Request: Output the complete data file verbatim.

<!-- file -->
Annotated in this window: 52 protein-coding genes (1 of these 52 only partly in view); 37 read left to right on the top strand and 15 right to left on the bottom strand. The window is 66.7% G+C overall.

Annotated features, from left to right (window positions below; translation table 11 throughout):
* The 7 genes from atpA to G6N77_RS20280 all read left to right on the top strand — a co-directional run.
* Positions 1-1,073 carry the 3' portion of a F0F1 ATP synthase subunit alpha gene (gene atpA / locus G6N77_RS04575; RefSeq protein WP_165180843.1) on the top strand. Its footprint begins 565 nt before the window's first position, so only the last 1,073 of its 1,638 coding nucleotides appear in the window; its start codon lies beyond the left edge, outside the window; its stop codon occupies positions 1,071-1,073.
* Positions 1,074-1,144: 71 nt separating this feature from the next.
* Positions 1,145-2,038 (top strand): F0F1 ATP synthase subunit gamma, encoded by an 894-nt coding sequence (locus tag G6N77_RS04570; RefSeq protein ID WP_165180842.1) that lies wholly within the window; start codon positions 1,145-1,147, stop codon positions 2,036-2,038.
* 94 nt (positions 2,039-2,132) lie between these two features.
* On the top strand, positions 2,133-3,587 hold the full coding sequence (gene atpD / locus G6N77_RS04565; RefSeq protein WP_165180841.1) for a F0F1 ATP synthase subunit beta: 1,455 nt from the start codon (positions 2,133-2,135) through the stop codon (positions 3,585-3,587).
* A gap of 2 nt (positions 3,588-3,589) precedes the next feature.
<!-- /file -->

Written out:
Annotated in this window: 52 protein-coding genes (1 of these 52 only partly in view); 37 read left to right on the top strand and 15 right to left on the bottom strand. The window is 66.7% G+C overall.

Annotated features, from left to right (window positions below; translation table 11 throughout):
* The 7 genes from atpA to G6N77_RS20280 all read left to right on the top strand — a co-directional run.
* Positions 1-1,073 carry the 3' portion of a F0F1 ATP synthase subunit alpha gene (gene atpA / locus G6N77_RS04575; RefSeq protein WP_165180843.1) on the top strand. Its footprint begins 565 nt before the window's first position, so only the last 1,073 of its 1,638 coding nucleotides appear in the window; its start codon lies beyond the left edge, outside the window; its stop codon occupies positions 1,071-1,073.
* Positions 1,074-1,144: 71 nt separating this feature from the next.
* Positions 1,145-2,038 (top strand): F0F1 ATP synthase subunit gamma, encoded by an 894-nt coding sequence (locus tag G6N77_RS04570; RefSeq protein ID WP_165180842.1) that lies wholly within the window; start codon positions 1,145-1,147, stop codon positions 2,036-2,038.
* 94 nt (positions 2,039-2,132) lie between these two features.
* On the top strand, positions 2,133-3,587 hold the full coding sequence (gene atpD / locus G6N77_RS04565; RefSeq protein WP_165180841.1) for a F0F1 ATP synthase subunit beta: 1,455 nt from the start codon (positions 2,133-2,135) through the stop codon (positions 3,585-3,587).
* A gap of 2 nt (positions 3,588-3,589) precedes the next feature.